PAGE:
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5 Smart Ways to Utilize Your Tax Refund

March 26, 2024


If you have you filed your tax return for 2023 and are due for a refund, now’s the time to decide what to do with the money. When money comes into your life quickly, it can be very tempting to spend all of it. The Bible highlights this temptation in two proverbs.

“Wealth gained hastily will dwindle…”.

(Proverbs 13:11)

“ An inheritance gained hastily in the beginning will not be blessed in the end”.

(Proverbs 20:21)

While a tax refund is not an inheritance, the same caution applies. That’s why it’s helpful to decide what to do with your refund before you actually receive it.

Here are four very practical suggestions, and one that might surprise you.

  • Build emergency savings. It’s old news that Americans are not the best savers in the world. Various studies point to a lack of preparedness for a financial emergency. One of the biggest financial emergencies you could experience is losing your job. If that happened to you tomorrow, how long could you cover your expenses with money that you have in savings? If the answer is, “Not very long,” consider putting some or all of your refund into a savings account. That may not sound very exciting, but maintaining a reserve of savings will do wonders for your ongoing peace of mind.
  • Pay off debt. If you have accumulated some debt on a credit card and you carry a balance from month to month, putting refund money toward that debt will be a great investment. Think of it this way: if your card charges 18% interest, paying off some or all of that debt is the equivalent of getting an 18% return.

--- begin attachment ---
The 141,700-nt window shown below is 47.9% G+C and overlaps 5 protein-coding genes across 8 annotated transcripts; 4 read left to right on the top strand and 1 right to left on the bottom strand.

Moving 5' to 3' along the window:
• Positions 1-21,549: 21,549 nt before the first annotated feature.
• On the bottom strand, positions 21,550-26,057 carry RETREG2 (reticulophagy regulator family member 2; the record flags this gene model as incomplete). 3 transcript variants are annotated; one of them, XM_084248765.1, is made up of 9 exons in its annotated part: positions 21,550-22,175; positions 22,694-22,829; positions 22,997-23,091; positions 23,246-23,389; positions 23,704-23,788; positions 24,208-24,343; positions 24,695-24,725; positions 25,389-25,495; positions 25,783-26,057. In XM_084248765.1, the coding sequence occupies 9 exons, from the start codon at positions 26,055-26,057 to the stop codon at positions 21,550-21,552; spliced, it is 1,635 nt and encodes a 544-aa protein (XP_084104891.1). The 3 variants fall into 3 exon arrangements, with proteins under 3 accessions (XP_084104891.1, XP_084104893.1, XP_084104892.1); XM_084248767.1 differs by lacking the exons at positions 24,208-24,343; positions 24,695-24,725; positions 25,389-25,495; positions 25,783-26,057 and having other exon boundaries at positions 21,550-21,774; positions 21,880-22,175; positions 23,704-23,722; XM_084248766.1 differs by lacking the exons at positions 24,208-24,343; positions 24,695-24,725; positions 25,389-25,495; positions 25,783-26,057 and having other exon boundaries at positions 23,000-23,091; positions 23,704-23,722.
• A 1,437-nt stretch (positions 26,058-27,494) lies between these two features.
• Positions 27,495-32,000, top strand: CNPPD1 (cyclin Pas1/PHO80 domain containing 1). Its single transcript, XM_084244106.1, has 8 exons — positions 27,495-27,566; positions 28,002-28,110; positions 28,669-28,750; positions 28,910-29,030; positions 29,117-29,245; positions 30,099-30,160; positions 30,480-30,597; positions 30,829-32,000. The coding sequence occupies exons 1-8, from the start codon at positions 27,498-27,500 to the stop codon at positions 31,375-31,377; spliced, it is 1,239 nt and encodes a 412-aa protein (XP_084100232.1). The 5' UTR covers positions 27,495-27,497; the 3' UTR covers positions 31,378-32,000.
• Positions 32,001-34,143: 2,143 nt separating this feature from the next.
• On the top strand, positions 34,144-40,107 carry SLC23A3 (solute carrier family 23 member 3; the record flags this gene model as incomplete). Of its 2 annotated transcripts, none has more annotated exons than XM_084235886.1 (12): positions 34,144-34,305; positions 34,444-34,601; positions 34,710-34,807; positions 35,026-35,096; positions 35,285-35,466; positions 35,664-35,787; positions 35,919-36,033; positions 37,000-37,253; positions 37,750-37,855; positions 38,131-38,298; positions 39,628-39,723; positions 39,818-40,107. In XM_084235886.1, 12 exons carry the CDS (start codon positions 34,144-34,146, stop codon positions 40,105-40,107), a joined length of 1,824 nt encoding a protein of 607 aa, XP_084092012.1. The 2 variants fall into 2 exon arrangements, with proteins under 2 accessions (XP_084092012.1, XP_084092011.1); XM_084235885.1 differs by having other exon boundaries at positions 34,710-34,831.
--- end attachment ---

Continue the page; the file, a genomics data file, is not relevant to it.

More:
• Build big-ticket item replacement savings. What expensive items do you own that may need to be replaced in the near future? Your car? The roof on your house? These are the types of expenses that can make or break your ability to get ahead financially. Taking out a loan to cover those costs can hold you back. On the other hand, paying with money on hand can help you move forward.
  • Invest for the future. Putting some of your refunds into an Individual Retirement Account (IRA) could make a significant difference in preparing for your later years. For example, if you’re 30 years old, put $1,000 into an IRA, and generate the stock market’s long-term average annual return of about 10%, that $1,000 will turn into more than $50,000 by the time you’re 70. That’s an amazing return on a $1,000 investment. Even better, if you put it in a Roth IRA, that money will be available to you tax-free.
  • Make a memory. Here’s the suggestion you probably didn’t see coming. Especially if you have decided to put some of your refunds toward one of the practical purposes described above, feel free to use a portion for a special dinner or, depending on the size of the refund, even a trip.

Here’s the thinking behind this recommendation. So much of money management is psychological or emotional. In this situation, the temptation to spend your refund may be so great that trying to use all of it for practical purposes can backfire in the same way that a too-strict diet can backfire. So, planning to use some of the money just for fun can take the edge off the temptation to spend it all, giving you a better chance of putting most of it to practical use.

Having a plan for money you are due to receive — a plan that mixes practical uses with a little fun — will put the odds of success in your favor.

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